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Huawei sales drop as company grapples with US sanctions

On Thursday August 11, Chinese telecommunications equipment and smartphone maker Huawei’s sales fell 14% from January to March from a year earlier, as it pumped money into research and development. development while grappling with US sanctions.

Affected sales of Huawei

According to the Wall Street Journal, Huawei Technologies said its revenue was 131 billion yuan or $19.8 billion in the first three months of 2022, down from 152.2 billion yuan or $22 billion. in 2021.

Huawei’s net profit margin for the quarter was 4.3%, compared to 11.1% in the same quarter of 2021. The company’s rotating chairman, Ken Hu, said the figures were in line with forecasts.

Hu said his consumer business has been hit hard and his ICT infrastructure business has seen steady growth.

In 2019, the Shenzhen-based company was placed on a trade blacklist that barred US companies from doing business with the major supplier of networking equipment and smartphones.

The sanctions hit the company hard because it relied on Google services and other key technologies for its handset.

Also Read: US Files Charges Against Huawei for Alleging Chinese Telecom Giant Stealed Trade Secrets and Violated Iran Sanctions

The decline of Huawei

Once the world’s largest smartphone maker, Huawei dropped out of the top five brands in 2020 due to sanctions. In 2021, the company also fell out of China’s top five as it battled chip shortages.

The company has since invested heavily in research and development, spending 142.7 billion yuan or $21.6 billion to develop new technologies as it seeks to carve out new business areas less vulnerable to sanctions. .

Huawei’s research and development spending accounts for 22.4% of its sales, outpacing rivals such as Samsung and Apple, according to the Associated Press.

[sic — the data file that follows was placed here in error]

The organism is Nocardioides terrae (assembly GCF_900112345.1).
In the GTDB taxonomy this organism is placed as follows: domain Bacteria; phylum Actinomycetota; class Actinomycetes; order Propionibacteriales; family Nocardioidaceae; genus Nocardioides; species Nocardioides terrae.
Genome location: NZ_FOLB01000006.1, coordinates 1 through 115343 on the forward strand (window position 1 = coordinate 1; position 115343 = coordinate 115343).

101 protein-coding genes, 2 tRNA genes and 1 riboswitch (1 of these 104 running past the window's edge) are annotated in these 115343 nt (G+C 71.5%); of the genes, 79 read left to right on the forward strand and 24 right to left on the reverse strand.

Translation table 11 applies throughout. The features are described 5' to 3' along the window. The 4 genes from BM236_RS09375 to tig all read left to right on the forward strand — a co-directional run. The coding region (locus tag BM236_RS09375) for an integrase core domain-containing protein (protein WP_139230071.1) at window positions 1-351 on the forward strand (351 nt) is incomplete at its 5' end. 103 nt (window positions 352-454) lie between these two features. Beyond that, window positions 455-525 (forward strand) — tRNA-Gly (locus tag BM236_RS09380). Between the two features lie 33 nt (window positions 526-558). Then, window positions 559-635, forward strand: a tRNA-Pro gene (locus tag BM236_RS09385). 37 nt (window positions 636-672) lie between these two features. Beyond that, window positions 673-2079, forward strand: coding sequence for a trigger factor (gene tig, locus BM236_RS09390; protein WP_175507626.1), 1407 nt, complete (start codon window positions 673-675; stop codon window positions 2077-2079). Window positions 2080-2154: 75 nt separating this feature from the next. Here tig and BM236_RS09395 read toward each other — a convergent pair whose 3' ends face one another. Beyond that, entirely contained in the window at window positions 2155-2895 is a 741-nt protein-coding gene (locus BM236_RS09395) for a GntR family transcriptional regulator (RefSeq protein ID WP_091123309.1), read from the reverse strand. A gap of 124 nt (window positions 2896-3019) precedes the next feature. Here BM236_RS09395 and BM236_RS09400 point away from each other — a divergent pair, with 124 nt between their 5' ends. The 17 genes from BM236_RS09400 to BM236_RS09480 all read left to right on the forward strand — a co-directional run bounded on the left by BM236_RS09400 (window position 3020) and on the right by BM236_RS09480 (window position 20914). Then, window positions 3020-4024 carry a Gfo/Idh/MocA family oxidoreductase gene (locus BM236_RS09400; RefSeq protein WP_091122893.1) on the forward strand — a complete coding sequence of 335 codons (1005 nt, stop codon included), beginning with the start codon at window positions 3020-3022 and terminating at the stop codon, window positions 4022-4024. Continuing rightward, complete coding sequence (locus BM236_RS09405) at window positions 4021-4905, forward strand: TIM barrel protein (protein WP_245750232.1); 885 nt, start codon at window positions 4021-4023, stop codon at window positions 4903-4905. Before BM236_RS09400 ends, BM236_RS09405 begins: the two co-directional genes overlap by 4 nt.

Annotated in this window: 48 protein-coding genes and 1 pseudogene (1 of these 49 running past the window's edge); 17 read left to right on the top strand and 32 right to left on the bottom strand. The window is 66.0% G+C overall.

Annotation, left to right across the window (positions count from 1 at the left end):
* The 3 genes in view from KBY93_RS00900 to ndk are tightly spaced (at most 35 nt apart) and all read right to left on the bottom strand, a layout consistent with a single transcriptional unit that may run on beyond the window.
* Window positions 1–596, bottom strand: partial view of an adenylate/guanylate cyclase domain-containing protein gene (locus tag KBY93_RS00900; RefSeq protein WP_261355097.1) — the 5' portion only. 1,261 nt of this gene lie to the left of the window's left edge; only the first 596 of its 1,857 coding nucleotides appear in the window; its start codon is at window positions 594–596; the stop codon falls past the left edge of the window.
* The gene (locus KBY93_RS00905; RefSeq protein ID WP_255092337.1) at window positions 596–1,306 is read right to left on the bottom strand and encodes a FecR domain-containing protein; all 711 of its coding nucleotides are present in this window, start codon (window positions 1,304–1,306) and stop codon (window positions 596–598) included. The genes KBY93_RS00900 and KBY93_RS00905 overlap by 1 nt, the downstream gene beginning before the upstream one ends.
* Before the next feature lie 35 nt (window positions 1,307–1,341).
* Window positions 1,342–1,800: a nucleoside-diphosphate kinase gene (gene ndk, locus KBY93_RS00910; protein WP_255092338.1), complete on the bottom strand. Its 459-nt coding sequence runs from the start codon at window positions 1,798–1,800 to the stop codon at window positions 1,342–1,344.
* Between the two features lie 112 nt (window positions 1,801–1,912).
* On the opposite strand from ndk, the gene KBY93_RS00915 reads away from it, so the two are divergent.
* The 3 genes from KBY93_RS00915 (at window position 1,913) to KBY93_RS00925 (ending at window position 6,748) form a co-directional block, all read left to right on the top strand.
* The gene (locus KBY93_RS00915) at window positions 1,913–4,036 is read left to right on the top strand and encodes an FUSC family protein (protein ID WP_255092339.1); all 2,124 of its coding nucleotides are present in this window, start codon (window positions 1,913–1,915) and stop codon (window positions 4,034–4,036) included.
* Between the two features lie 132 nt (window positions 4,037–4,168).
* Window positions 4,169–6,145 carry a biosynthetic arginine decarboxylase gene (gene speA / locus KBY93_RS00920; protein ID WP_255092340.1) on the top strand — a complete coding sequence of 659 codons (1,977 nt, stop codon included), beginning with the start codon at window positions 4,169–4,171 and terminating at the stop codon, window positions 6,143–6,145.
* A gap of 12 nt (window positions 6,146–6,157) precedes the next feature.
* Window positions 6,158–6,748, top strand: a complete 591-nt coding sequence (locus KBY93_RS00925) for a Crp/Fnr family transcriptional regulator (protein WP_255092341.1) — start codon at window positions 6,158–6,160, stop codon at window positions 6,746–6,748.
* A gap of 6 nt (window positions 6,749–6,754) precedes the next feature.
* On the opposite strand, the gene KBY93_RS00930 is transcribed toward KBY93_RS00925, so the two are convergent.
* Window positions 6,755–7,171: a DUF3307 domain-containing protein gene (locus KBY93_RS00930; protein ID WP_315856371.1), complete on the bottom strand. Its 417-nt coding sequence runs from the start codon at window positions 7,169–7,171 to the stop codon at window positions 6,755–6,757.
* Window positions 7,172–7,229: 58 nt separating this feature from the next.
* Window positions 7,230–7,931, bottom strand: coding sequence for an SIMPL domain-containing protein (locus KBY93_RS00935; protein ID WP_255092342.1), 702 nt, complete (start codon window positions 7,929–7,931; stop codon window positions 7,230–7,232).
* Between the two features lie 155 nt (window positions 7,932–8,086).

At the annual analyst summit in early August, Hu said Huawei’s commitment to developing new business areas like cloud computing and 5G is ongoing.

Since being added to the US blacklist, Huawei has also developed its own mobile service platform to circumvent its lack of Google services.

The platform allows developers to launch apps for multiple Huawei devices, although apps like YouTube can only be opened via shortcuts that take users to the mobile site.

Huawei also sold off its Honor smartphone brand at low prices in 2020, hoping to boost sales by insulating it from Huawei sanctions.

Huawei’s success in Indonesia

Despite struggling with the sanctions the United States imposed on it, Huawei found success elsewhere. Indonesia has adopted the Chinese company and its products.

Huawei provides the technology and training to much of Indonesia’s cybersecurity workforce and government officials, according to Foreign Policy.

Chinese technological success in the country offers sobering lessons for the United States, its allies and partners, not only in Indonesia, with a population of more than 270 million, but also in other Indo-Pacific countries.

Unless U.S. policymakers take a few pages from Huawei’s playbook, the Chinese tech giant won’t face any serious competition as it maneuvers to train large swaths of the new digital workforce.

After all, the United States and its allies and partners have worked to protect themselves from the vulnerabilities of reliance on Chinese technology.

Related Article: Huawei Founder Urges Employees to Fight Until “Nobody Intimidates Them”

This article belongs to Tech Times

Written by Sophie Webster

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